Elza Kephart dressed as a nature spirit at the Extinction Rebellion Québec protest against the Quebec government’s inaction on climate change. (Photo by Lisa Barrett.)

I have also joined the Directors Guild of Canada’s Sustainability and Climate Action Committee, where we are hard at work implementing changes in our industry, as well as SCALE, an arts community action group spearheaded by Seth Klein, brother of Naomi. Through this group, I urge other art-makers to read a personal declaration on the Climate and Ecological Emergency before their performances or presentations of their work, to ensure that people understand that “business as usual” is no longer valid if we are to survive.

For those who want to find out more about what they can do, please visit:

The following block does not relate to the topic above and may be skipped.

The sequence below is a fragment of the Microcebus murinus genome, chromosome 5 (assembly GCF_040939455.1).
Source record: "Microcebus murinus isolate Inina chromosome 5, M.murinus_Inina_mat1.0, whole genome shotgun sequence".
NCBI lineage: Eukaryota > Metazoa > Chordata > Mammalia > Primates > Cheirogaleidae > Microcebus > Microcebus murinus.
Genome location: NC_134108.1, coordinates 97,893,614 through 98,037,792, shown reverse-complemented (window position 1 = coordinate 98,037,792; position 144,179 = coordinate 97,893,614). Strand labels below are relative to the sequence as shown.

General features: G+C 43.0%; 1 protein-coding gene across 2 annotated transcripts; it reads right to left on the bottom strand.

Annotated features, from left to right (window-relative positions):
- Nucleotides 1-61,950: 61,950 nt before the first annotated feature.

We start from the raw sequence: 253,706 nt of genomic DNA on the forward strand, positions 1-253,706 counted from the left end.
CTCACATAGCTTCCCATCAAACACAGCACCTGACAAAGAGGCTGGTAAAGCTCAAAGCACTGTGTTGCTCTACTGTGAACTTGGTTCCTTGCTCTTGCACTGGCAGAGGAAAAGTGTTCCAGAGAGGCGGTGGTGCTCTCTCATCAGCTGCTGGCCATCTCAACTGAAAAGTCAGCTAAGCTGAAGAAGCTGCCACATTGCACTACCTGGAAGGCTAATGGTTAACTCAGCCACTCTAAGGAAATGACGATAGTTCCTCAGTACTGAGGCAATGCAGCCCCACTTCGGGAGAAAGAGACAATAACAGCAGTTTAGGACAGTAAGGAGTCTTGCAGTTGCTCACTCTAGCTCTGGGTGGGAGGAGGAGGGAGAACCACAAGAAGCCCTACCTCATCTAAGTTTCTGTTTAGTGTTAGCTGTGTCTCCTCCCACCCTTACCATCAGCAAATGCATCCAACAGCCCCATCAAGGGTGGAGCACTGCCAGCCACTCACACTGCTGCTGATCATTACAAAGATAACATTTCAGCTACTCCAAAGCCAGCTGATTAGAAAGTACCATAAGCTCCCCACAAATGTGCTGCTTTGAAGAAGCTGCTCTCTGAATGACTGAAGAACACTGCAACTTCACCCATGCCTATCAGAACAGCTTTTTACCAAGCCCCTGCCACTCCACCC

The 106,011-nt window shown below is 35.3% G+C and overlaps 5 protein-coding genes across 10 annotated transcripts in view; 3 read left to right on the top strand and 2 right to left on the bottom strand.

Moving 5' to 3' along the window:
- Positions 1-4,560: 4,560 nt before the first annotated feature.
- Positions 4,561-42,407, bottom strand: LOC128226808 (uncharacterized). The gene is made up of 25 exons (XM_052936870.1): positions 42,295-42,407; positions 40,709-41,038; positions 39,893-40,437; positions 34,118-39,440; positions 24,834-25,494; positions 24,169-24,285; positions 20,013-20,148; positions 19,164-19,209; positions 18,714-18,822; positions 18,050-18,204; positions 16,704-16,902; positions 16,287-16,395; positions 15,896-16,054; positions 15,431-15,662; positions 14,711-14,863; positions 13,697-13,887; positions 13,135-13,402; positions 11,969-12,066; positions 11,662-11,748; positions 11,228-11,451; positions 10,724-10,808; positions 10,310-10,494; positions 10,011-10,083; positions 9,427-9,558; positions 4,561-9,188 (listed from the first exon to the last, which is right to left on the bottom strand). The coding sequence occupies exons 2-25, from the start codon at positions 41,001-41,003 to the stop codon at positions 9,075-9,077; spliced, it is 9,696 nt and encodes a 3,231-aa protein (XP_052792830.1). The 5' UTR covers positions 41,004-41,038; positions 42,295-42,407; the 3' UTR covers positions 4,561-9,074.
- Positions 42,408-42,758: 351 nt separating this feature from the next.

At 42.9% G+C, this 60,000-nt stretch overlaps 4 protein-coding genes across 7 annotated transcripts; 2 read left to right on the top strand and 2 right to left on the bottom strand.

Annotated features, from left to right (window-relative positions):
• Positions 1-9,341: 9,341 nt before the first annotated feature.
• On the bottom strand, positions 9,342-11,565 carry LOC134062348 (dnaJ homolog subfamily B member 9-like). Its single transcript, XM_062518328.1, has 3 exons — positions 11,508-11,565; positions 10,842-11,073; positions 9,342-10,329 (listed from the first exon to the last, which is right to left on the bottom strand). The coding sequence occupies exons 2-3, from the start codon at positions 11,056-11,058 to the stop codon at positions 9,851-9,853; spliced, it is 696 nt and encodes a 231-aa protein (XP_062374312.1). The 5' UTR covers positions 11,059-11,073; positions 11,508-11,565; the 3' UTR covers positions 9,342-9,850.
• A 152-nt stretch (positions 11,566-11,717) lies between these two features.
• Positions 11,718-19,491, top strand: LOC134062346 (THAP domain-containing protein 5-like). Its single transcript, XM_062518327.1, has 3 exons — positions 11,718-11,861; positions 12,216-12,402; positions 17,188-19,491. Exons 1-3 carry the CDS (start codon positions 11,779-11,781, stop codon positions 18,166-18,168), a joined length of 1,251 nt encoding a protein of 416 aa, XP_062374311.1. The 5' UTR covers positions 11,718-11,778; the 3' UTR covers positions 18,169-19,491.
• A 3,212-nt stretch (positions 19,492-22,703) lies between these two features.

Featured image by Lisa Barrett.

Elza Kephart writes and directs horror and fantasy films. Her latest feature, the horror film Slaxx, is out on VOD, Digital HD and DVD on September 7, 2021 through RLJE Films. Born and raised in Tiohtià:ke (Montreal), she holds a BFA from Emerson College (Boston) and the Canadian Film Center’s Director’s Lab. At 24, she wrote and directed her first feature, Graveyard Alive – A Zombie Nurse in Love. It played in over 20 international film festivals including Fantasia, Fantasporto and Sitges, winning the Kodak Cinematography Award at the Slamdance Film Festival. It was distributed on TMN, on DVD by Maple Pictures, and in theaters. Her second feature film, Go in the Wilderness, premiered at the Festival du Nouveau Cinema, played in various international film festivals, and is being distributed on various platforms, including itunes. Slaxx had its world premiere at the Fantasia International Film Festival and its International Premiere at the Sitges International Film Festival in 2020. She is one of the co-founders of the Montreal chapter of Film Fatales, and one of the co-founders of Extinction Rebellion Québec. (Photo by Marlène Gélineau Payette.)